Prime Minister Manmohan Singh will visit Bhutan, caught in the throes of democratic transformation, when he goes to the idyllic Himalayan state later this year - the first by an Indian prime minister to that country in over a decade.
"Dates are being discussed. It's likely to happen later this year," official sources said.
Manmohan Singh's trip to Bhutan could also be his first bilateral visit to a neighbouring country with which India shares borders since he became prime minister three years ago. PV Narasimha Rao was the last Indian prime minister to go to Thimphu in 1993.
When Bhutan's 27-year-old king Jigme Khesar Namgyel Wangchuk came to New Delhi in February to sign an updated treaty of friendship and cooperation, he extended an invitation to Manmohan Singh to visit Bhutan which he accepted.
The signing of the revised friendship treaty allows Thimphu - with which New Delhi has had a special relationship - greater freedom in areas of foreign policy and military purchases.
Bhutan recently staged a full dress rehearsal for two-party elections (its final round of mock elections are on May 28) scheduled for next year that will take the tiny Himalayan kingdom, which chooses to measure its national wealth in terms of gross national happiness, into the tumult and ferment of democracy.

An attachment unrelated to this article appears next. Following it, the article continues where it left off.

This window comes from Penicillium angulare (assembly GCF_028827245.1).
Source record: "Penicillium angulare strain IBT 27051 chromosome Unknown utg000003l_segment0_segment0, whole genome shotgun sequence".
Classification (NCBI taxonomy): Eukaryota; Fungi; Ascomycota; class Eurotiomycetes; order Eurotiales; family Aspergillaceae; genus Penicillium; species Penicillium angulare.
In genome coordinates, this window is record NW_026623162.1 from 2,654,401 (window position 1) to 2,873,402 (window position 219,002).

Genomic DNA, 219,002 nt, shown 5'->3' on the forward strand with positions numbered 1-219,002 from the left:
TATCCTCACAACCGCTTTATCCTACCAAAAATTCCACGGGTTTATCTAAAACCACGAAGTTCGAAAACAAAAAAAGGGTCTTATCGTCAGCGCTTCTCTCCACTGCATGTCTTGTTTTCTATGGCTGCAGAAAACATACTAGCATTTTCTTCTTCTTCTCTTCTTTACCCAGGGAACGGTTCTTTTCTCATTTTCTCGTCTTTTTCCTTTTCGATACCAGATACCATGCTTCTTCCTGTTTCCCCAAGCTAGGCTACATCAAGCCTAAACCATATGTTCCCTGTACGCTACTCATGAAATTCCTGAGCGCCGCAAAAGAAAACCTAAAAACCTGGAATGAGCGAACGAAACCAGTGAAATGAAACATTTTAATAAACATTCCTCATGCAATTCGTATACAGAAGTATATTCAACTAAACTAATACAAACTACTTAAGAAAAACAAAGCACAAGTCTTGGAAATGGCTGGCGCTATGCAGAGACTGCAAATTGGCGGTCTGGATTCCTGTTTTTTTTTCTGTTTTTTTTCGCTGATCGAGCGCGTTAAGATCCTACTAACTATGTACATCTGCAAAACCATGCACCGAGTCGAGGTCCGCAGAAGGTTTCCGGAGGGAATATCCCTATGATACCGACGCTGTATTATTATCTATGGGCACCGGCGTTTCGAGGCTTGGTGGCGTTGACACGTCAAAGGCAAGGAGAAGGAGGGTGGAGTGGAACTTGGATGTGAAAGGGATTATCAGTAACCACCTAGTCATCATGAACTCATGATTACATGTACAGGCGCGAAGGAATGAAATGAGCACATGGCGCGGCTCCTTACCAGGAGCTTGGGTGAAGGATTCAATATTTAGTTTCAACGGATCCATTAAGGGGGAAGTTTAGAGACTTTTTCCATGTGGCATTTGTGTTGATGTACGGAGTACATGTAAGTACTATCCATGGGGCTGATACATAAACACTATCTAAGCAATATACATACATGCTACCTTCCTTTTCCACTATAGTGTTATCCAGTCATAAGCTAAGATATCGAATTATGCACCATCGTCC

For all the talk about the government re-energising its neigbourhood policy, Manmohan Singh has yet to make a bilateral visit to a neighbouring country in the last three years the ruling coalition headed by him has been in power.
For last eight years, there has been no bilateral visit by an Indian prime minister to a neighbouring country. This has created a sense of neglect in a neighbourhood that has had mixed feelings about India's growing stature as an emerging power and its enhanced engagement with the US since the two countries signed a landmark civilian nuclear cooperation deal in 2005.